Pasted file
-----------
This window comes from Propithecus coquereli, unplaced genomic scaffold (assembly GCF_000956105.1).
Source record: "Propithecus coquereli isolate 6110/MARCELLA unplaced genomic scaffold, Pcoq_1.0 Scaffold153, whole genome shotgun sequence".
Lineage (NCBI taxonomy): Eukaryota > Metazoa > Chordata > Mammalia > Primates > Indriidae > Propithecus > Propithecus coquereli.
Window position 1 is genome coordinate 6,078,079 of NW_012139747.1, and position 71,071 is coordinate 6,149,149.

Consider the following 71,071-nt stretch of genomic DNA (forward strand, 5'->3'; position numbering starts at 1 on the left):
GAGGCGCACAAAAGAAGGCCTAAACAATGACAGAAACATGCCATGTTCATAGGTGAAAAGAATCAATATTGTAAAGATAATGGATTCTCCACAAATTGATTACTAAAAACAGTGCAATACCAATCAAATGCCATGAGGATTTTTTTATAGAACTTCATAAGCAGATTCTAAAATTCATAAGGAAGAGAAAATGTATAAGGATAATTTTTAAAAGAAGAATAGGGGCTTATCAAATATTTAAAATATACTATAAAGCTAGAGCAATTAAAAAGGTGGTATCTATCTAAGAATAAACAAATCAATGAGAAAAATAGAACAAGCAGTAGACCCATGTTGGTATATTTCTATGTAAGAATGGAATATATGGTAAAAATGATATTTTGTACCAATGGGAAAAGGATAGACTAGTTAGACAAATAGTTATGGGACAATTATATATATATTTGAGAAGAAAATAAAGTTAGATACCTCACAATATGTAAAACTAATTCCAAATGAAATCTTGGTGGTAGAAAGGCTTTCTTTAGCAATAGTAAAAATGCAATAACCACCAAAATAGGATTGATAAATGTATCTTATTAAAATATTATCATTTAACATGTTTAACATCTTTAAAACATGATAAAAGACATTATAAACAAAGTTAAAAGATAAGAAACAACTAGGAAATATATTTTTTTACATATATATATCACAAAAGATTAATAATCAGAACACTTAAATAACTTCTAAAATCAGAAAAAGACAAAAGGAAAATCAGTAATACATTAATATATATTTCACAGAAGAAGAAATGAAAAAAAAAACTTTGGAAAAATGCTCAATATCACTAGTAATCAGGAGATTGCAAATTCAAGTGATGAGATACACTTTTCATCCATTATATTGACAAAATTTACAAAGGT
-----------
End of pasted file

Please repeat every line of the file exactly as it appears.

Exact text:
This window comes from Propithecus coquereli, unplaced genomic scaffold (assembly GCF_000956105.1).
Source record: "Propithecus coquereli isolate 6110/MARCELLA unplaced genomic scaffold, Pcoq_1.0 Scaffold153, whole genome shotgun sequence".
Lineage (NCBI taxonomy): Eukaryota > Metazoa > Chordata > Mammalia > Primates > Indriidae > Propithecus > Propithecus coquereli.
Window position 1 is genome coordinate 6,078,079 of NW_012139747.1, and position 71,071 is coordinate 6,149,149.

Consider the following 71,071-nt stretch of genomic DNA (forward strand, 5'->3'; position numbering starts at 1 on the left):
GAGGCGCACAAAAGAAGGCCTAAACAATGACAGAAACATGCCATGTTCATAGGTGAAAAGAATCAATATTGTAAAGATAATGGATTCTCCACAAATTGATTACTAAAAACAGTGCAATACCAATCAAATGCCATGAGGATTTTTTTATAGAACTTCATAAGCAGATTCTAAAATTCATAAGGAAGAGAAAATGTATAAGGATAATTTTTAAAAGAAGAATAGGGGCTTATCAAATATTTAAAATATACTATAAAGCTAGAGCAATTAAAAAGGTGGTATCTATCTAAGAATAAACAAATCAATGAGAAAAATAGAACAAGCAGTAGACCCATGTTGGTATATTTCTATGTAAGAATGGAATATATGGTAAAAATGATATTTTGTACCAATGGGAAAAGGATAGACTAGTTAGACAAATAGTTATGGGACAATTATATATATATTTGAGAAGAAAATAAAGTTAGATACCTCACAATATGTAAAACTAATTCCAAATGAAATCTTGGTGGTAGAAAGGCTTTCTTTAGCAATAGTAAAAATGCAATAACCACCAAAATAGGATTGATAAATGTATCTTATTAAAATATTATCATTTAACATGTTTAACATCTTTAAAACATGATAAAAGACATTATAAACAAAGTTAAAAGATAAGAAACAACTAGGAAATATATTTTTTTACATATATATATCACAAAAGATTAATAATCAGAACACTTAAATAACTTCTAAAATCAGAAAAAGACAAAAGGAAAATCAGTAATACATTAATATATATTTCACAGAAGAAGAAATGAAAAAAAAAACTTTGGAAAAATGCTCAATATCACTAGTAATCAGGAGATTGCAAATTCAAGTGATGAGATACACTTTTCATCCATTATATTGACAAAATTTACAAAGGT